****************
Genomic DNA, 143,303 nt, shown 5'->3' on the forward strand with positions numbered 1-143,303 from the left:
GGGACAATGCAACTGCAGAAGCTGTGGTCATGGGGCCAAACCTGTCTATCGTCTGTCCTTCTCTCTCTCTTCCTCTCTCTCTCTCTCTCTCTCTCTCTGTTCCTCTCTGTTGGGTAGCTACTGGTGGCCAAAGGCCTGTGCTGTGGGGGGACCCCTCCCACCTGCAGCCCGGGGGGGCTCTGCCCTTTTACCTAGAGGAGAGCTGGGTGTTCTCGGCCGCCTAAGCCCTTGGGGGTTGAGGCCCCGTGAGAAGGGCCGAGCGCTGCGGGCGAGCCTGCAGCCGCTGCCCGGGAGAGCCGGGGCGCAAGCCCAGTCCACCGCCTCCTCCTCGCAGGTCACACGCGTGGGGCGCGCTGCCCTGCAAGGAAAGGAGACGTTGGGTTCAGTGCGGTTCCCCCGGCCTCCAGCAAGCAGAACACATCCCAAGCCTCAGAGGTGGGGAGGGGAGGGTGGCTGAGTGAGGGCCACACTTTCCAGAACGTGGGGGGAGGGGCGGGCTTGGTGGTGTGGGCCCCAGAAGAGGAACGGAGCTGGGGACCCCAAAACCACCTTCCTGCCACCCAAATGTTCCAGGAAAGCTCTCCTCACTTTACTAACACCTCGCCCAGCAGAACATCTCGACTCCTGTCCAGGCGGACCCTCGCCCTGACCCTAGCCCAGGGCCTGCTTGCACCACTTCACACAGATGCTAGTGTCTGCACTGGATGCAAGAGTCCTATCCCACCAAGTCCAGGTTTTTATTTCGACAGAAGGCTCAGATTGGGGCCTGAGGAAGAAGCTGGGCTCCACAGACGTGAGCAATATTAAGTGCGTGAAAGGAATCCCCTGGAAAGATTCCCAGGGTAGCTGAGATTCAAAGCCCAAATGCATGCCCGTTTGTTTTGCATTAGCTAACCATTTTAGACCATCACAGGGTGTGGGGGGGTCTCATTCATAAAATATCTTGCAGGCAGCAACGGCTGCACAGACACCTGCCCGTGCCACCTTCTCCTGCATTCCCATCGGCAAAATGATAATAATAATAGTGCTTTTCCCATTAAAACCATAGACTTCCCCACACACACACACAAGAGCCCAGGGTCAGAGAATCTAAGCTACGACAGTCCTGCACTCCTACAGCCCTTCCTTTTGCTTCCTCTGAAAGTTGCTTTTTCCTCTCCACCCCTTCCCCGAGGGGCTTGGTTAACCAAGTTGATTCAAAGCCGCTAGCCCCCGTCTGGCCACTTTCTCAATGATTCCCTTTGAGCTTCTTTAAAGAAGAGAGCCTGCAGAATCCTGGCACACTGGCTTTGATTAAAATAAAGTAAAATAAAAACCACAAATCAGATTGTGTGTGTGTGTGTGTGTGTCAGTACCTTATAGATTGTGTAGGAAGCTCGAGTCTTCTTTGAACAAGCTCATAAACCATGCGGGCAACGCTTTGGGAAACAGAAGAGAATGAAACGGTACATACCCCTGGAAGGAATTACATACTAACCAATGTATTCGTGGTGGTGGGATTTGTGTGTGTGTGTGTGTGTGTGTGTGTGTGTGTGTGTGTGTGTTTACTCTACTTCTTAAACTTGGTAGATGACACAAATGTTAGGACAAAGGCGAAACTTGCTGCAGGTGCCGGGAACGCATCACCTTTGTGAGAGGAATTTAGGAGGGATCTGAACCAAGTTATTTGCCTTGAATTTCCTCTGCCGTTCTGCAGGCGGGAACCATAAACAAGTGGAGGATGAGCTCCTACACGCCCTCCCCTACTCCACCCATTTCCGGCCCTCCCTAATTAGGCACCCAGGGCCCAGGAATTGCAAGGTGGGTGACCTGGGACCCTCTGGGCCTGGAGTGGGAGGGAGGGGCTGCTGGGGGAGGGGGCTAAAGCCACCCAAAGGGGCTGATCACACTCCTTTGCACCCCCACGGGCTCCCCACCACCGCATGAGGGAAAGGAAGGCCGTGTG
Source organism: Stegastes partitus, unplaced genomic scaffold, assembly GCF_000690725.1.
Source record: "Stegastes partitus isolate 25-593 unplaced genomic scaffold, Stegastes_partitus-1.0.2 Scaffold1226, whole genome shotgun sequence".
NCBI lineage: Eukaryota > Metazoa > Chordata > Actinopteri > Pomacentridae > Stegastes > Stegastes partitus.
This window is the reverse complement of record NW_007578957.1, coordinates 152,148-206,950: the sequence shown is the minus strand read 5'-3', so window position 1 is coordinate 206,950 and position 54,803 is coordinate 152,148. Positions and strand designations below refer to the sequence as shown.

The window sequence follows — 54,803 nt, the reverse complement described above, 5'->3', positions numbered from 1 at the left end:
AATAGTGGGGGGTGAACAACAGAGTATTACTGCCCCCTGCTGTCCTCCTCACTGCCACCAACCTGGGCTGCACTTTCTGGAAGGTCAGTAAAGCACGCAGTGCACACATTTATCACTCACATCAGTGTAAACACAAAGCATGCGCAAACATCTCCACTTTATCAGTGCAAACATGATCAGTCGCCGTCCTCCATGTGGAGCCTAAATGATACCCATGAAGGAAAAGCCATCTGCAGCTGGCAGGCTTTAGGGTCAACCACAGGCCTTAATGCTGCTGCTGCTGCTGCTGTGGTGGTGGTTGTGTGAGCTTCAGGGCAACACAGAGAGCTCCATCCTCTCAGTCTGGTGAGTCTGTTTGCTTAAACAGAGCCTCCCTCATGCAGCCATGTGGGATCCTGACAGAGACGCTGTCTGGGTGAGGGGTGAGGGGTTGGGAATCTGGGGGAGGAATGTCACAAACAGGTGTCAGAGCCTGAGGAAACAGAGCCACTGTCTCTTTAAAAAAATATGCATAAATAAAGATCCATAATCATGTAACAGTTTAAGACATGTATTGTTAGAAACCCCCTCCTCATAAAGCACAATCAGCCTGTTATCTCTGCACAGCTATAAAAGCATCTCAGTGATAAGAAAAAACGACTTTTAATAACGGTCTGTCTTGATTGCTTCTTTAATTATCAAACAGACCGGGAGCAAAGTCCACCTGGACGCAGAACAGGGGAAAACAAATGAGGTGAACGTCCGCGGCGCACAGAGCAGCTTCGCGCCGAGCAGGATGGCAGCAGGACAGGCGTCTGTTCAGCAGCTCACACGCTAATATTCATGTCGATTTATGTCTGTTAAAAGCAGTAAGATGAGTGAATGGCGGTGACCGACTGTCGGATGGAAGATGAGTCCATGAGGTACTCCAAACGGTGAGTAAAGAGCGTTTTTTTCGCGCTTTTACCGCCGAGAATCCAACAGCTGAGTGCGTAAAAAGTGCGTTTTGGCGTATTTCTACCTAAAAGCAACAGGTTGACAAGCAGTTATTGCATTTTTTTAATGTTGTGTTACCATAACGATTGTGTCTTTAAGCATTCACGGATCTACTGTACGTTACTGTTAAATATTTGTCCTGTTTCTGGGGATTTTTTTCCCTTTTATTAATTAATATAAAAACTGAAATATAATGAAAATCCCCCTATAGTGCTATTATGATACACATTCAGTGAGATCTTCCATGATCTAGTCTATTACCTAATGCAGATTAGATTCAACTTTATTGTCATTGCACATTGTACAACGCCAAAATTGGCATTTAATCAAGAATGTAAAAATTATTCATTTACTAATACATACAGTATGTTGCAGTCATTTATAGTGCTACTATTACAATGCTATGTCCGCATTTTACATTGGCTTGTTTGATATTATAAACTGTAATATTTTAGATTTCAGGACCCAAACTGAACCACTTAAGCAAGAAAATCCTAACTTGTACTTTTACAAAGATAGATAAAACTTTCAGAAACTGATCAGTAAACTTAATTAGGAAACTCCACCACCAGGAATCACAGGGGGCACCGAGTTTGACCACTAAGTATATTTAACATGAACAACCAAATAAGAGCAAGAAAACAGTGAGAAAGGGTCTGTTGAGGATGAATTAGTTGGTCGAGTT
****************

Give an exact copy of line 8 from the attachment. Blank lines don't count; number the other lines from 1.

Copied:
AATAGTGGGGGGTGAACAACAGAGTATTACTGCCCCCTGCTGTCCTCCTCACTGCCACCAACCTGGGCTGCACTTTCTGGAAGGTCAGTAAAGCACGCAGTGCACACATTTATCACTCACATCAGTGTAAACACAAAGCATGCGCAAACATCTCCACTTTATCAGTGCAAACATGATCAGTCGCCGTCCTCCATGTGGAGCCTAAATGATACCCATGAAGGAAAAGCCATCTGCAGCTGGCAGGCTTTAGGGTCAACCACAGGCCTTAATGCTGCTGCTGCTGCTGCTGTGGTGGTGGTTGTGTGAGCTTCAGGGCAACACAGAGAGCTCCATCCTCTCAGTCTGGTGAGTCTGTTTGCTTAAACAGAGCCTCCCTCATGCAGCCATGTGGGATCCTGACAGAGACGCTGTCTGGGTGAGGGGTGAGGGGTTGGGAATCTGGGGGAGGAATGTCACAAACAGGTGTCAGAGCCTGAGGAAACAGAGCCACTGTCTCTTTAAAAAAATATGCATAAATAAAGATCCATAATCATGTAACAGTTTAAGACATGTATTGTTAGAAACCCCCTCCTCATAAAGCACAATCAGCCTGTTATCTCTGCACAGCTATAAAAGCATCTCAGTGATAAGAAAAAACGACTTTTAATAACGGTCTGTCTTGATTGCTTCTTTAATTATCAAACAGACCGGGAGCAAAGTCCACCTGGACGCAGAACAGGGGAAAACAAATGAGGTGAACGTCCGCGGCGCACAGAGCAGCTTCGCGCCGAGCAGGATGGCAGCAGGACAGGCGTCTGTTCAGCAGCTCACACGCTAATATTCATGTCGATTTATGTCTGTTAAAAGCAGTAAGATGAGTGAATGGCGGTGACCGACTGTCGGATGGAAGATGAGTCCATGAGGTACTCCAAACGGTGAGTAAAGAGCGTTTTTTTCGCGCTTTTACCGCCGAGAATCCAACAGCTGAGTGCGTAAAAAGTGCGTTTTGGCGTATTTCTACCTAAAAGCAACAGGTTGACAAGCAGTTATTGCATTTTTTTAATGTTGTGTTACCATAACGATTGTGTCTTTAAGCATTCACGGATCTACTGTACGTTACTGTTAAATATTTGTCCTGTTTCTGGGGATTTTTTTCCCTTTTATTAATTAATATAAAAACTGAAATATAATGAAAATCCCCCTATAGTGCTATTATGATACACATTCAGTGAGATCTTCCATGATCTAGTCTATTACCTAATGCAGATTAGATTCAACTTTATTGTCATTGCACATTGTACAACGCCAAAATTGGCATTTAATCAAGAATGTAAAAATTATTCATTTACTAATACATACAGTATGTTGCAGTCATTTATAGTGCTACTATTACAATGCTATGTCCGCATTTTACATTGGCTTGTTTGATATTATAAACTGTAATATTTTAGATTTCAGGACCCAAACTGAACCACTTAAGCAAGAAAATCCTAACTTGTACTTTTACAAAGATAGATAAAACTTTCAGAAACTGATCAGTAAACTTAATTAGGAAACTCCACCACCAGGAATCACAGGGGGCACCGAGTTTGACCACTAAGTATATTTAACATGAACAACCAAATAAGAGCAAGAAAACAGTGAGAAAGGGTCTGTTGAGGATGAATTAGTTGGTCGAGTT